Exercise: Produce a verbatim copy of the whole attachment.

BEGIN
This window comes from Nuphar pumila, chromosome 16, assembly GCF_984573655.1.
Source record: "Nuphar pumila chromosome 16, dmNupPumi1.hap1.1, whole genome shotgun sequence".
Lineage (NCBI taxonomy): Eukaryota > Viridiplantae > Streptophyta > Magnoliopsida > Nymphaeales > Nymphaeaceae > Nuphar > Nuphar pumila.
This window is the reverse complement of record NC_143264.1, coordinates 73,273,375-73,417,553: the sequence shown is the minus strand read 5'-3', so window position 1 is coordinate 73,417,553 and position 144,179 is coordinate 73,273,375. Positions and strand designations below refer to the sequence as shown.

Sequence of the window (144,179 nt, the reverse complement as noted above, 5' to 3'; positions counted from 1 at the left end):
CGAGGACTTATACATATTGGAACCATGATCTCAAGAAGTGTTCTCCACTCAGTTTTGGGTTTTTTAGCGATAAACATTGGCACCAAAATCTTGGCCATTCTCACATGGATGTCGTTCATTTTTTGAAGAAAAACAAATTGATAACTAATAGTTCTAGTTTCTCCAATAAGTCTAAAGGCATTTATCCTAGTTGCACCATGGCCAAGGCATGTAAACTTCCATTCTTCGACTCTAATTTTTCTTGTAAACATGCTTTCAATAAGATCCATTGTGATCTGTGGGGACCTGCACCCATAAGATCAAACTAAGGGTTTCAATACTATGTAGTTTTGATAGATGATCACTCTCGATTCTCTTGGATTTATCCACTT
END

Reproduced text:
This window comes from Nuphar pumila, chromosome 16, assembly GCF_984573655.1.
Source record: "Nuphar pumila chromosome 16, dmNupPumi1.hap1.1, whole genome shotgun sequence".
Lineage (NCBI taxonomy): Eukaryota > Viridiplantae > Streptophyta > Magnoliopsida > Nymphaeales > Nymphaeaceae > Nuphar > Nuphar pumila.
This window is the reverse complement of record NC_143264.1, coordinates 73,273,375-73,417,553: the sequence shown is the minus strand read 5'-3', so window position 1 is coordinate 73,417,553 and position 144,179 is coordinate 73,273,375. Positions and strand designations below refer to the sequence as shown.

Sequence of the window (144,179 nt, the reverse complement as noted above, 5' to 3'; positions counted from 1 at the left end):
CGAGGACTTATACATATTGGAACCATGATCTCAAGAAGTGTTCTCCACTCAGTTTTGGGTTTTTTAGCGATAAACATTGGCACCAAAATCTTGGCCATTCTCACATGGATGTCGTTCATTTTTTGAAGAAAAACAAATTGATAACTAATAGTTCTAGTTTCTCCAATAAGTCTAAAGGCATTTATCCTAGTTGCACCATGGCCAAGGCATGTAAACTTCCATTCTTCGACTCTAATTTTTCTTGTAAACATGCTTTCAATAAGATCCATTGTGATCTGTGGGGACCTGCACCCATAAGATCAAACTAAGGGTTTCAATACTATGTAGTTTTGATAGATGATCACTCTCGATTCTCTTGGATTTATCCACTT